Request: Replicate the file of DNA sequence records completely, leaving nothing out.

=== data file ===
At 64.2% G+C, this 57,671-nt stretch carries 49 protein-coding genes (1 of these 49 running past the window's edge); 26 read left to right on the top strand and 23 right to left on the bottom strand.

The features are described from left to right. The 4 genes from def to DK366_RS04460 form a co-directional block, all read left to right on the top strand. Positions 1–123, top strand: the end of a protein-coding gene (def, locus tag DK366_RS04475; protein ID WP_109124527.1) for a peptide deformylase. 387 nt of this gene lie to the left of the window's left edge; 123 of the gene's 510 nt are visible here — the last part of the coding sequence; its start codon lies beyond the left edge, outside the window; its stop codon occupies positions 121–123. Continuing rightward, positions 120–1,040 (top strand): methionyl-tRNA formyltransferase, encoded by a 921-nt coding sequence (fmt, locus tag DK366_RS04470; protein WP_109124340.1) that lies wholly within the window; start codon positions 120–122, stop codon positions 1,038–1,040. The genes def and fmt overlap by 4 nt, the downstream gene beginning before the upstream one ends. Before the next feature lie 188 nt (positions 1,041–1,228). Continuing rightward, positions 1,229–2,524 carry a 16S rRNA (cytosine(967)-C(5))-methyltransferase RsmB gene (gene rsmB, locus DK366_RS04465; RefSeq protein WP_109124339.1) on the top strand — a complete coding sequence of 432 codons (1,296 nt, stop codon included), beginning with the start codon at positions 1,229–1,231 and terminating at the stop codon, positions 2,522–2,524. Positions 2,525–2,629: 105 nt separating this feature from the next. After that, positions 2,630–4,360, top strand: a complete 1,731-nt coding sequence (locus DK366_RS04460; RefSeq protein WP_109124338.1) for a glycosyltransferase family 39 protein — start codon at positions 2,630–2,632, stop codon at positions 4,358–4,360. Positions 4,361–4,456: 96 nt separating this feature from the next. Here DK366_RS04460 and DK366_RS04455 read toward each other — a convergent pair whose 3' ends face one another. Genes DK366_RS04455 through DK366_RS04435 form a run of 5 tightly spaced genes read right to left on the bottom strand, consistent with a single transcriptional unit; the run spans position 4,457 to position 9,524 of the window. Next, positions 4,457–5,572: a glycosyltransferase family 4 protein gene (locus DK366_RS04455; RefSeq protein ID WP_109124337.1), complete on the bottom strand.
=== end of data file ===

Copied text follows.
At 64.2% G+C, this 57,671-nt stretch carries 49 protein-coding genes (1 of these 49 running past the window's edge); 26 read left to right on the top strand and 23 right to left on the bottom strand.

The features are described from left to right. The 4 genes from def to DK366_RS04460 form a co-directional block, all read left to right on the top strand. Positions 1–123, top strand: the end of a protein-coding gene (def, locus tag DK366_RS04475; protein ID WP_109124527.1) for a peptide deformylase. 387 nt of this gene lie to the left of the window's left edge; 123 of the gene's 510 nt are visible here — the last part of the coding sequence; its start codon lies beyond the left edge, outside the window; its stop codon occupies positions 121–123. Continuing rightward, positions 120–1,040 (top strand): methionyl-tRNA formyltransferase, encoded by a 921-nt coding sequence (fmt, locus tag DK366_RS04470; protein WP_109124340.1) that lies wholly within the window; start codon positions 120–122, stop codon positions 1,038–1,040. The genes def and fmt overlap by 4 nt, the downstream gene beginning before the upstream one ends. Before the next feature lie 188 nt (positions 1,041–1,228). Continuing rightward, positions 1,229–2,524 carry a 16S rRNA (cytosine(967)-C(5))-methyltransferase RsmB gene (gene rsmB, locus DK366_RS04465; RefSeq protein WP_109124339.1) on the top strand — a complete coding sequence of 432 codons (1,296 nt, stop codon included), beginning with the start codon at positions 1,229–1,231 and terminating at the stop codon, positions 2,522–2,524. Positions 2,525–2,629: 105 nt separating this feature from the next. After that, positions 2,630–4,360, top strand: a complete 1,731-nt coding sequence (locus DK366_RS04460; RefSeq protein WP_109124338.1) for a glycosyltransferase family 39 protein — start codon at positions 2,630–2,632, stop codon at positions 4,358–4,360. Positions 4,361–4,456: 96 nt separating this feature from the next. Here DK366_RS04460 and DK366_RS04455 read toward each other — a convergent pair whose 3' ends face one another. Genes DK366_RS04455 through DK366_RS04435 form a run of 5 tightly spaced genes read right to left on the bottom strand, consistent with a single transcriptional unit; the run spans position 4,457 to position 9,524 of the window. Next, positions 4,457–5,572: a glycosyltransferase family 4 protein gene (locus DK366_RS04455; RefSeq protein ID WP_109124337.1), complete on the bottom strand.